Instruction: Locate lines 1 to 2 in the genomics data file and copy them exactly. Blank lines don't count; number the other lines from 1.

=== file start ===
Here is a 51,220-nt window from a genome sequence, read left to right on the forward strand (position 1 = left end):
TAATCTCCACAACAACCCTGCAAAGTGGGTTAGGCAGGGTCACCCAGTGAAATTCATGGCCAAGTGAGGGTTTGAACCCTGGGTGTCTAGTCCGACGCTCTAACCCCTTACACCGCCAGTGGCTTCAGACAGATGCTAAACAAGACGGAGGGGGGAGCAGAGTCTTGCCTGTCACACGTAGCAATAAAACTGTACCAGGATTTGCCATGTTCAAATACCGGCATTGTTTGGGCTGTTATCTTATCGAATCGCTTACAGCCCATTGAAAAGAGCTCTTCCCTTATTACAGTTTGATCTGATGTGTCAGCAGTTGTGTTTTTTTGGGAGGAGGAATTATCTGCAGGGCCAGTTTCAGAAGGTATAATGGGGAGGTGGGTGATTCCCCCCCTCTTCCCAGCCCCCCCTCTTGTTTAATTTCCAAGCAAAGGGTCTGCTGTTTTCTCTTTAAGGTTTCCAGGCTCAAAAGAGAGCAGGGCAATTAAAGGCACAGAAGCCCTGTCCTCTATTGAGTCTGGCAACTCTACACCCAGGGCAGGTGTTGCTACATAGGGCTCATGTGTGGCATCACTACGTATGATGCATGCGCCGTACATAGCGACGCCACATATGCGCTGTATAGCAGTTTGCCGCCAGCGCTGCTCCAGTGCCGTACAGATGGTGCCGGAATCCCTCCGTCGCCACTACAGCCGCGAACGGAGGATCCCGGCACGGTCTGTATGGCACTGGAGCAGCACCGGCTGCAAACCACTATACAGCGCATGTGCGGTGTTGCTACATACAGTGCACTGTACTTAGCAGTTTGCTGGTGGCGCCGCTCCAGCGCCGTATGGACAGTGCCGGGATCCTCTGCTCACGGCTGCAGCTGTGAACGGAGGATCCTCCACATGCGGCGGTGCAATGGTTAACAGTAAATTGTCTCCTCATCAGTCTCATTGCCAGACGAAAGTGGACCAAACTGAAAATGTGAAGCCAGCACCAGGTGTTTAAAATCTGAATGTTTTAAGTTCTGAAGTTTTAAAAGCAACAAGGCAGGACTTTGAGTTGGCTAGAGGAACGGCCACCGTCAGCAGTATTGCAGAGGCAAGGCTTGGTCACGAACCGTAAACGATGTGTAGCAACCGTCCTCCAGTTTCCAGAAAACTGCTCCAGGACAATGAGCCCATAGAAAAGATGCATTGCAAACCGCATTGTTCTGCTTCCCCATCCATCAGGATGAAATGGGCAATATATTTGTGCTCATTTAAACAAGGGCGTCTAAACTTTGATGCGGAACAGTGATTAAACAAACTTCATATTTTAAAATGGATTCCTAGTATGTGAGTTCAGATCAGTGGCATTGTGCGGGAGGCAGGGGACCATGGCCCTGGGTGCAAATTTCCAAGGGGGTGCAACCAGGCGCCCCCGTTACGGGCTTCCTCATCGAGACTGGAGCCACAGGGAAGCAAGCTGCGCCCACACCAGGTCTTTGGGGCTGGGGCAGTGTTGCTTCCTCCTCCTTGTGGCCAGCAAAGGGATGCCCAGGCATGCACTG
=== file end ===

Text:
Here is a 51,220-nt window from a genome sequence, read left to right on the forward strand (position 1 = left end):
TAATCTCCACAACAACCCTGCAAAGTGGGTTAGGCAGGGTCACCCAGTGAAATTCATGGCCAAGTGAGGGTTTGAACCCTGGGTGTCTAGTCCGACGCTCTAACCCCTTACACCGCCAGTGGCTTCAGACAGATGCTAAACAAGACGGAGGGGGGAGCAGAGTCTTGCCTGTCACACGTAGCAATAAAACTGTACCAGGATTTGCCATGTTCAAATACCGGCATTGTTTGGGCTGTTATCTTATCGAATCGCTTACAGCCCATTGAAAAGAGCTCTTCCCTTATTACAGTTTGATCTGATGTGTCAGCAGTTGTGTTTTTTTGGGAGGAGGAATTATCTGCAGGGCCAGTTTCAGAAGGTATAATGGGGAGGTGGGTGATTCCCCCCCTCTTCCCAGCCCCCCCTCTTGTTTAATTTCCAAGCAAAGGGTCTGCTGTTTTCTCTTTAAGGTTTCCAGGCTCAAAAGAGAGCAGGGCAATTAAAGGCACAGAAGCCCTGTCCTCTATTGAGTCTGGCAACTCTACACCCAGGGCAGGTGTTGCTACATAGGGCTCATGTGTGGCATCACTACGTATGATGCATGCGCCGTACATAGCGACGCCACATATGCGCTGTATAGCAGTTTGCCGCCAGCGCTGCTCCAGTGCCGTACAGATGGTGCCGGAATCCCTCCGTCGCCACTACAGCCGCGAACGGAGGATCCCGGCACGGTCTGTATGGCACTGGAGCAGCACCGGCTGCAAACCACTATACAGCGCATGTGCGGTGTTGCTACATACAGTGCACTGTACTTAGCAGTTTGCTGGTGGCGCCGCTCCAGCGCCGTATGGACAGTGCCGGGATCCTCTGCTCACGGCTGCAGCTGTGAACGGAGGATCCTCCACATGCGGCGGTGCAATGGTTAACAGTAAATTGTCTCCTCATCAGTCTCATTGCCAGACGAAAGTGGACCAAACTGAAAATGTGAAGCCAGCACCAGGTGTTTAAAATCTGAATGTTTTAAGTTCTGAAGTTTTAAAAGCAACAAGGCAGGACTTTGAGTTGGCTAGAGGAACGGCCACCGTCAGCAGTATTGCAGAGGCAAGGCTTGGTCACGAACCGTAAACGATGTGTAGCAACCGTCCTCCAGTTTCCAGAAAACTGCTCCAGGACAATGAGCCCATAGAAAAGATGCATTGCAAACCGCATTGTTCTGCTTCCCCATCCATCAGGATGAAATGGGCAATATATTTGTGCTCATTTAAACAAGGGCGTCTAAACTTTGATGCGGAACAGTGATTAAACAAACTTCATATTTTAAAATGGATTCCTAGTATGTGAGTTCAGATCAGTGGCATTGTGCGGGAGGCAGGGGACCATGGCCCTGGGTGCAAATTTCCAAGGGGGTGCAACCAGGCGCCCCCGTTACGGGCTTCCTCATCGAGACTGGAGCCACAGGGAAGCAAGCTGCGCCCACACCAGGTCTTTGGGGCTGGGGCAGTGTTGCTTCCTCCTCCTTGTGGCCAGCAAAGGGATGCCCAGGCATGCACTG